Once a patient is identified as at risk for a fall, the next step in a falls program is to perform an in-depth assessment of the risk factors identified through screening and to implement targeted falls prevention strategies. This final analysis evaluated whether the implementation of prevention strategies or protocols differed when risk assessments were completed and falls risks were identified. Three separate analyses were performed. The analyses showed that less than half (44.7%, 14,672 of 32,802) of the falls event reports indicated that all three activities had been implemented and documented (i.e., completed risk assessment, falls risks identified, and falls prevention strategy in place). Table 1 shows the different levels of falls prevention strategy implementation, stratified by completed falls risk assessment and falls risk identification.
Or Protocols In Place
All Patients Who
Fell, % (No.)
|Patients Who Fell |
Who Had A Completed Risk Assessment,
|Patients Who Fell Who |
Had A Completed Risk
Assessment And Falls Risks Identified, % (No.)
|Yes||65.2 (21,390)||82.2 (17,590)||87.4 (14,672)|
|No||15.0 (4,928)||10.0 (2,148)||9.5 (1,590)|
|Unknown||19.8 (6,484)||7.8 (1,652)||3.1 (519)|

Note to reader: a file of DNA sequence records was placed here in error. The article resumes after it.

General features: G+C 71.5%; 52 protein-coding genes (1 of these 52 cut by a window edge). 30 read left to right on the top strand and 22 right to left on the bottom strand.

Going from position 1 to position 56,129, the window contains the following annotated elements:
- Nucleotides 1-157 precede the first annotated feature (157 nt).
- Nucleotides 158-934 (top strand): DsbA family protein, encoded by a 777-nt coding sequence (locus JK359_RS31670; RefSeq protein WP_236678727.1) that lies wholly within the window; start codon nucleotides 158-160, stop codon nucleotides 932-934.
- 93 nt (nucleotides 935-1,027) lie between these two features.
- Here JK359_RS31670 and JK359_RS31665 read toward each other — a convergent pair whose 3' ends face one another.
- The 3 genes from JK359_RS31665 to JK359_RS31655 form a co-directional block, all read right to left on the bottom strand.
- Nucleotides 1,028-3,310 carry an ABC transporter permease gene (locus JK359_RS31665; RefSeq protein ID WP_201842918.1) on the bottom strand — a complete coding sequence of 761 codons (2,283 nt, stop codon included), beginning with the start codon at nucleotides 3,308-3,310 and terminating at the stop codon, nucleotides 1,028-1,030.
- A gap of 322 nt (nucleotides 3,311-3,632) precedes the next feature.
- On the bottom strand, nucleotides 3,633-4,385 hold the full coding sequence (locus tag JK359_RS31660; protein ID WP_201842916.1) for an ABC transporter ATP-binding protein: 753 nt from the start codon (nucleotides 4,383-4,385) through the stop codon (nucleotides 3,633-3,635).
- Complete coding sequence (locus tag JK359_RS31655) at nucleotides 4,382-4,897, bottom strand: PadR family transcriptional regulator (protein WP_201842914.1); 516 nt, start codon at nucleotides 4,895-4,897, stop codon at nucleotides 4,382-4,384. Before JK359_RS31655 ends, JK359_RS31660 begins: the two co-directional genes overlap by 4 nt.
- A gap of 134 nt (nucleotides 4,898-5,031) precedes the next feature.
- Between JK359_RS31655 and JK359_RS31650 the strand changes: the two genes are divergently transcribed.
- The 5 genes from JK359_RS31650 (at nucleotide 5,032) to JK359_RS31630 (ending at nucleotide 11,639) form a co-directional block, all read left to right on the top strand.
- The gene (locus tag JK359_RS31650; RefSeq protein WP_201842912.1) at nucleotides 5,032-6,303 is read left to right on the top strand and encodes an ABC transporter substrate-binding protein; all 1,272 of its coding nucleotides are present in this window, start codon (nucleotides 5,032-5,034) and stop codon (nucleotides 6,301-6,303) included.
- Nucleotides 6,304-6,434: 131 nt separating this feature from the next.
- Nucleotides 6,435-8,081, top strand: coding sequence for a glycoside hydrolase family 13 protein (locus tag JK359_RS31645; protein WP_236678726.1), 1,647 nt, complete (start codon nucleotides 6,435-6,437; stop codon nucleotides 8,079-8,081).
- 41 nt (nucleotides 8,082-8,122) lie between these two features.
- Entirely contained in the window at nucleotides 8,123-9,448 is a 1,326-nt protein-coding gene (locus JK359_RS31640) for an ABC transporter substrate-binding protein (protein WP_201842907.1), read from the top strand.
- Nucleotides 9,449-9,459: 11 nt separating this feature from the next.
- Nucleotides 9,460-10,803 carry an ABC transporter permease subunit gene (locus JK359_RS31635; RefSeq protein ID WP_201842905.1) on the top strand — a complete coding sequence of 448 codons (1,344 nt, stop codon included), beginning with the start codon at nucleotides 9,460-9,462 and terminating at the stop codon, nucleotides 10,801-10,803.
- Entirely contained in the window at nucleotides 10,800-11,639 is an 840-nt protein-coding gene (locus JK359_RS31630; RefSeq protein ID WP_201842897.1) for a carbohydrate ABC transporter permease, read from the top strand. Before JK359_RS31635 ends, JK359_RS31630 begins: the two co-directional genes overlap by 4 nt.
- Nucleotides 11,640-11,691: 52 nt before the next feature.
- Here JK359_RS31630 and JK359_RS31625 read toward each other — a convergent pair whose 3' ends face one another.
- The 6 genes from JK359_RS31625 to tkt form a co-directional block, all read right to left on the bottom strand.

|Total||100 (32,802)||100 (21,390)||100 (16,781)|
Falls risk assessment is a foundational element of falls prevention programs. A number of organizations have developed evidence-based clinical guidelines for falls prevention, all of which begin with some form of falls risk assessment.15-22 It is recommended that a falls risk assessment be done on admission, upon transfer from one unit to another, with any status change, following a fall, and at regular intervals.15,18 In 2005, the Joint Commission required “an initial assessment of a patient’s risk of falling, as well as conduct of periodic reassessments to enable actions to address potentially increased risks” as part of what was a new National Patient Safety Goal (NPSG) at that time: to “reduce the risk of patient harm resulting from falls.”23 This NPSG was upgraded to a standard in 2010, with the following two elements of performance: “the hospital assesses and manages the patient’s risks for falls,” and “the hospital implements interventions to reduce falls based on the patient’s assessed risk.”24